The director of the F.B.I., James B. Comey, told lawmakers at a Senate hearing on Tuesday that Russian hackers had penetrated the Republican National Committee’s computer records, but he called it a “limited penetration of old R.N.C.” computer systems that were “no longer in use.”
Mr. Comey’s statement was significant because the Republican National Committee has said it did not lose data to the Russians because of its strong cybersecurity. President-elect Donald J. Trump has repeated that assertion, and has also said weaknesses in Democratic National Committee systems had allowed them to be hacked.
While Mr. Comey did not go into detail, he appeared to be referring to a Russian-led attack on a contractor in Tennessee used by the Republican committee.
Federal investigators, speaking on background, have said that a single email server used by that contractor had been penetrated. But it was going out of service, and contained outdated material that the Russians probably found of little value. People with direct knowledge of the server’s contents said it had been used by Senators Lindsey Graham and John McCain.
A congressional aide in Senator Graham’s office said the hacking of the email server in question occurred in June 2016. The Graham campaign was using the server to send news clips and campaign releases, the aide said.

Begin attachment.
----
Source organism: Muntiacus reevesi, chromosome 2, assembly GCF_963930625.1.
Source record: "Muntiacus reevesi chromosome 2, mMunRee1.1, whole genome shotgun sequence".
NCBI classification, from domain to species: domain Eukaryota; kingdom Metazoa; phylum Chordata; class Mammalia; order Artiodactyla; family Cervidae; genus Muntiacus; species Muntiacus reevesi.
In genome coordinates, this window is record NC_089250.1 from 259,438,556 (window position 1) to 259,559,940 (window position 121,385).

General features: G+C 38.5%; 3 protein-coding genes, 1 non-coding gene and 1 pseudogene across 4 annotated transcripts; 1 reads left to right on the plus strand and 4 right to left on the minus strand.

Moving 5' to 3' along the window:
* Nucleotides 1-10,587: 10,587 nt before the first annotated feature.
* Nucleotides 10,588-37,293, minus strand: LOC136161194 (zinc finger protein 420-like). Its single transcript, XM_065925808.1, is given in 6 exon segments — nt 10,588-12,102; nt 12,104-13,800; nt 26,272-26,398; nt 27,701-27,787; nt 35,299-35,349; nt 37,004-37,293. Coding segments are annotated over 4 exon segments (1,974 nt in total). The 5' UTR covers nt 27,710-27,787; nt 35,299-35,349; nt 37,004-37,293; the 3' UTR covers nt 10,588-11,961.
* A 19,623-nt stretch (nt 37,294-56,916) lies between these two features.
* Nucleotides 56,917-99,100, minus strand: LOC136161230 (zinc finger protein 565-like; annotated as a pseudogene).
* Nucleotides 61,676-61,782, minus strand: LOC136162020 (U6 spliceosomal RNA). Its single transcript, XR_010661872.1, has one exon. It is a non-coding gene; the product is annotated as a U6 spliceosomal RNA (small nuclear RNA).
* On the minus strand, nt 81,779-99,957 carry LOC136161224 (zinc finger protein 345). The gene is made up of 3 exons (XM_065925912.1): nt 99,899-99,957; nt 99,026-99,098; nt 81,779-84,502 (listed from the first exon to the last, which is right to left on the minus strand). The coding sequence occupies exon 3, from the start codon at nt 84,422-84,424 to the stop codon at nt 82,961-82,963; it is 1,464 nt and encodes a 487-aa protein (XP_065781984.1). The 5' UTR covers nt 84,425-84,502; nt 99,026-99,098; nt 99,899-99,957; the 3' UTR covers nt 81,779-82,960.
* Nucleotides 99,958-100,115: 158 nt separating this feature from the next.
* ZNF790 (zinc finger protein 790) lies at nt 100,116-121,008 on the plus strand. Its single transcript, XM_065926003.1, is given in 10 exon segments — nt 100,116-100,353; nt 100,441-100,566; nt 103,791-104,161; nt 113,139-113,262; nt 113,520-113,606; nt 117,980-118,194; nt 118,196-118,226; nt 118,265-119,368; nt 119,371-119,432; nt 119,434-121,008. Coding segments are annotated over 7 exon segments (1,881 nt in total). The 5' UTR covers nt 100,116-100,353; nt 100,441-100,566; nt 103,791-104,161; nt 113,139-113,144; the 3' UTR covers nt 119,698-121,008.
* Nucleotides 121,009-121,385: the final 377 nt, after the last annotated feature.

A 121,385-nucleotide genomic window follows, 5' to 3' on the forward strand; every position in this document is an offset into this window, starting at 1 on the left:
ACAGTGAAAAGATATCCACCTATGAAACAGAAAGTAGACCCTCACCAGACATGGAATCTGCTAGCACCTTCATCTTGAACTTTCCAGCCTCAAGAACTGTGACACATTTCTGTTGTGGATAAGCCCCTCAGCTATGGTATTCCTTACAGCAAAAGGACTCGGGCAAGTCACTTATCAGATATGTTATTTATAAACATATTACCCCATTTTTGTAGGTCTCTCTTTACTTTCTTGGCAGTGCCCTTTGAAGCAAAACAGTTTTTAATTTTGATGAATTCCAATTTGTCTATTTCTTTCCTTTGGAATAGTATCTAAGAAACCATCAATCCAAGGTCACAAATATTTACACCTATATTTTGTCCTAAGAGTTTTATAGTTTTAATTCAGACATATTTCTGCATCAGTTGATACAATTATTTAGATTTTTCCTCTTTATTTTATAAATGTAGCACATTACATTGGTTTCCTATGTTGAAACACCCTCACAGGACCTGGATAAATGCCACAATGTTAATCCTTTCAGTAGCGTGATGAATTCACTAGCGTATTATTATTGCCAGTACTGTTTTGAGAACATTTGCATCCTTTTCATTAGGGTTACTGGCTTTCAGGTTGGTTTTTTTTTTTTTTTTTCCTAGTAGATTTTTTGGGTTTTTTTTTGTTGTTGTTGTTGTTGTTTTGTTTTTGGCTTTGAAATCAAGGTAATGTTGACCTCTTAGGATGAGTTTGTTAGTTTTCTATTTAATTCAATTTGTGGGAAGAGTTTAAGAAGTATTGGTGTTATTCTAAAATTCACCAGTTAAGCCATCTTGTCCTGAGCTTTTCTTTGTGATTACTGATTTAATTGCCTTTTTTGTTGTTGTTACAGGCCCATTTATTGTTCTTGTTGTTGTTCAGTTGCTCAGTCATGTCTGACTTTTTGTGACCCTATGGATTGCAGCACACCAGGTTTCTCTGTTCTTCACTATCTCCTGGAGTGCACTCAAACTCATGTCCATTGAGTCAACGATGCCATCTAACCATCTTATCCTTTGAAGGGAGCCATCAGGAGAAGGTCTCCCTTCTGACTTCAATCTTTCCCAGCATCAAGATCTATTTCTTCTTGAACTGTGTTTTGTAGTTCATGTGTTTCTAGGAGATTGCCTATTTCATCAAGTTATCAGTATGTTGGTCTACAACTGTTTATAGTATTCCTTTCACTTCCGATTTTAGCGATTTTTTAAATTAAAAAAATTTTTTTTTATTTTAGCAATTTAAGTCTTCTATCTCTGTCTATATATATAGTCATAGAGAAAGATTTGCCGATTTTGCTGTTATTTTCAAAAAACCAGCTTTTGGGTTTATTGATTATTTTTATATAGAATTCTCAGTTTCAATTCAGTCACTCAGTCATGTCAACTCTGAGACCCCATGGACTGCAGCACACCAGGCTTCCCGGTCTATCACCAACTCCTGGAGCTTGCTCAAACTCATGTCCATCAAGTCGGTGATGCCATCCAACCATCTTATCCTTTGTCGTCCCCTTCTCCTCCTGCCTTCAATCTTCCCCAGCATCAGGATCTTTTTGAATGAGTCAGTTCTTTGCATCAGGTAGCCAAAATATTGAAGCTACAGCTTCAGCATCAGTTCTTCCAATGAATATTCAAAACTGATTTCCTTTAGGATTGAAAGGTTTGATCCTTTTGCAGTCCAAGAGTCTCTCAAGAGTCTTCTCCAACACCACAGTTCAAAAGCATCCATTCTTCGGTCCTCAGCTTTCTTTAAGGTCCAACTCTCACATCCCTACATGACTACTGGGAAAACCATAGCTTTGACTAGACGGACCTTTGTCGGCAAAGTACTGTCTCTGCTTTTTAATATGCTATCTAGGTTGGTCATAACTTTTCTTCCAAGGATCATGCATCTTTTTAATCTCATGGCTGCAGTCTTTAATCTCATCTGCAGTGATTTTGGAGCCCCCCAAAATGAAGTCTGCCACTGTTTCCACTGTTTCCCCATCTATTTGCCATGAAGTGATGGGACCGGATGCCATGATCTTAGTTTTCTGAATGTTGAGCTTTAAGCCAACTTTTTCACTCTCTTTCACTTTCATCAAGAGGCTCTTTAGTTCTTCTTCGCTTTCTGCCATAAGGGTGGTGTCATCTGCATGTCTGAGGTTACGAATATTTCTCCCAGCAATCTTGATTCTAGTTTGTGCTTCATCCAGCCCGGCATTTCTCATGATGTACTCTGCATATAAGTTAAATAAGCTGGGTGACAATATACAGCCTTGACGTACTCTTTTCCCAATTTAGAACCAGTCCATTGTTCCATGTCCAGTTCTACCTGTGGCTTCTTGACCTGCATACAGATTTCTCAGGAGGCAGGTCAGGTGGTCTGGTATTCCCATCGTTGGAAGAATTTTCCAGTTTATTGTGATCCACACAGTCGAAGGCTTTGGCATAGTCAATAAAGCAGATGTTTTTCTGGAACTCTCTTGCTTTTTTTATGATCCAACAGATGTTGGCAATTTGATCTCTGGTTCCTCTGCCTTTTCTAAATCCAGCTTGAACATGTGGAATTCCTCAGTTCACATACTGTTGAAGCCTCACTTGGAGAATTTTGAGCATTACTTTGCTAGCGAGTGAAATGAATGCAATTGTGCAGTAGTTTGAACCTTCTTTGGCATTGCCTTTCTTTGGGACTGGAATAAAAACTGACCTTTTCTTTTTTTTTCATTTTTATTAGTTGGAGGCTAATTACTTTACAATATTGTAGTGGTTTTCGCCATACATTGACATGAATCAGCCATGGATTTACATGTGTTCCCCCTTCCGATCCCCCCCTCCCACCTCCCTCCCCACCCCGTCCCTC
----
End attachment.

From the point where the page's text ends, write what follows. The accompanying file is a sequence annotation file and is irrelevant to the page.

In an unclassified report released last Friday, the intelligence community reported that the Russians had attacked “Republican-affiliated” organizations, but that they had chosen not to make any of that data public. Their report made no specific reference to the Republican National Committee.
Pressed on the issue by Senator Susan Collins, Republican of Maine, Mr. Comey said Tuesday that there was “evidence of hacking directed at the state level” and at the R.N.C., “but that it was old stuff.” He said there was no evidence “that the current R.N.C.” or the Trump campaign had been hacked.
Senior intelligence and law enforcement officials testified on Tuesday for the first time since the release of the declassified report on Russia’s interference in the 2016 presidential election. They appeared before the Senate committee four days after the findings were described to Mr. Trump.
The panel, convened by the Senate Intelligence Committee, included James R. Clapper Jr., the director of national intelligence, and Adm. Michael S. Rogers, the head of the National Security Agency and of the military’s Cyber Command. John O. Brennan, director of the Central Intelligence Agency, and Mr. Comey also testified.
Mr. Clapper and Admiral Rogers also appeared last week before the Senate Armed Services Committee, where Mr. Clapper suggested to lawmakers that Mr. Trump’s public skepticism about intelligence conclusions had undermined the community’s work.
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SOURCE: NY Times, David E. Sanger and Matt Flegenheimer